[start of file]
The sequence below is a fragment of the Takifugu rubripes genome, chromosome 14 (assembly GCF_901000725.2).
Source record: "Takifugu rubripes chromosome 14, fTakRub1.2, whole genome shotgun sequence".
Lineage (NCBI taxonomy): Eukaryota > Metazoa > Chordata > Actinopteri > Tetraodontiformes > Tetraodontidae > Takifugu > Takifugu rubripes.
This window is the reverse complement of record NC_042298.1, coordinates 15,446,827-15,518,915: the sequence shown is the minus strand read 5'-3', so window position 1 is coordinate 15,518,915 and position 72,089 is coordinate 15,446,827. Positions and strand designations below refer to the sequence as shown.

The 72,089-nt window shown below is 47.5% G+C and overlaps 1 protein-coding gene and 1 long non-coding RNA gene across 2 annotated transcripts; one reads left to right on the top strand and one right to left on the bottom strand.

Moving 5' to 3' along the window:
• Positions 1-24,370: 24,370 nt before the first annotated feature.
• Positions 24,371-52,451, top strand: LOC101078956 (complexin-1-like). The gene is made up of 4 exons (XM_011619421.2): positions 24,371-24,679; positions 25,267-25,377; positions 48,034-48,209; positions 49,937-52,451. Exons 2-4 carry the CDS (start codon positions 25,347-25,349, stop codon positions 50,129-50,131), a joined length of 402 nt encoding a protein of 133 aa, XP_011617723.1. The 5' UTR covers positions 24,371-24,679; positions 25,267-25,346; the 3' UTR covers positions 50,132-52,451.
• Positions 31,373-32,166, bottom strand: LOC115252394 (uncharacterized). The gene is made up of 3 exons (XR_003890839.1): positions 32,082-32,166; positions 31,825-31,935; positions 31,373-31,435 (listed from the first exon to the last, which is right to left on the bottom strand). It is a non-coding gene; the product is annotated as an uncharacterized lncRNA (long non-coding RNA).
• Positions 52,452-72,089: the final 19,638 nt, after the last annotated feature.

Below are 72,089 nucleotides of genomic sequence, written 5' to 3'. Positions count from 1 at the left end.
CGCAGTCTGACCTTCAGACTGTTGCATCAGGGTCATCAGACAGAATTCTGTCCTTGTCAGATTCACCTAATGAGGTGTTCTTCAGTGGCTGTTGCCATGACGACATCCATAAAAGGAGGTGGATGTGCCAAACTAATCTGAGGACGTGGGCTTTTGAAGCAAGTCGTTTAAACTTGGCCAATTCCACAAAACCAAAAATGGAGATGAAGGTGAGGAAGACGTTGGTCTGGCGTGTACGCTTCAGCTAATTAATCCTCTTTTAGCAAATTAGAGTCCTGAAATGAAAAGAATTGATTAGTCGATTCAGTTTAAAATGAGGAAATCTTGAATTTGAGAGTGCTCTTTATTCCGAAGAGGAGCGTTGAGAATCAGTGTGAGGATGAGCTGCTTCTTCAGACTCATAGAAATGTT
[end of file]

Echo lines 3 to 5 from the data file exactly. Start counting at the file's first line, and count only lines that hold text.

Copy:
Lineage (NCBI taxonomy): Eukaryota > Metazoa > Chordata > Actinopteri > Tetraodontiformes > Tetraodontidae > Takifugu > Takifugu rubripes.
This window is the reverse complement of record NC_042298.1, coordinates 15,446,827-15,518,915: the sequence shown is the minus strand read 5'-3', so window position 1 is coordinate 15,518,915 and position 72,089 is coordinate 15,446,827. Positions and strand designations below refer to the sequence as shown.

The 72,089-nt window shown below is 47.5% G+C and overlaps 1 protein-coding gene and 1 long non-coding RNA gene across 2 annotated transcripts; one reads left to right on the top strand and one right to left on the bottom strand.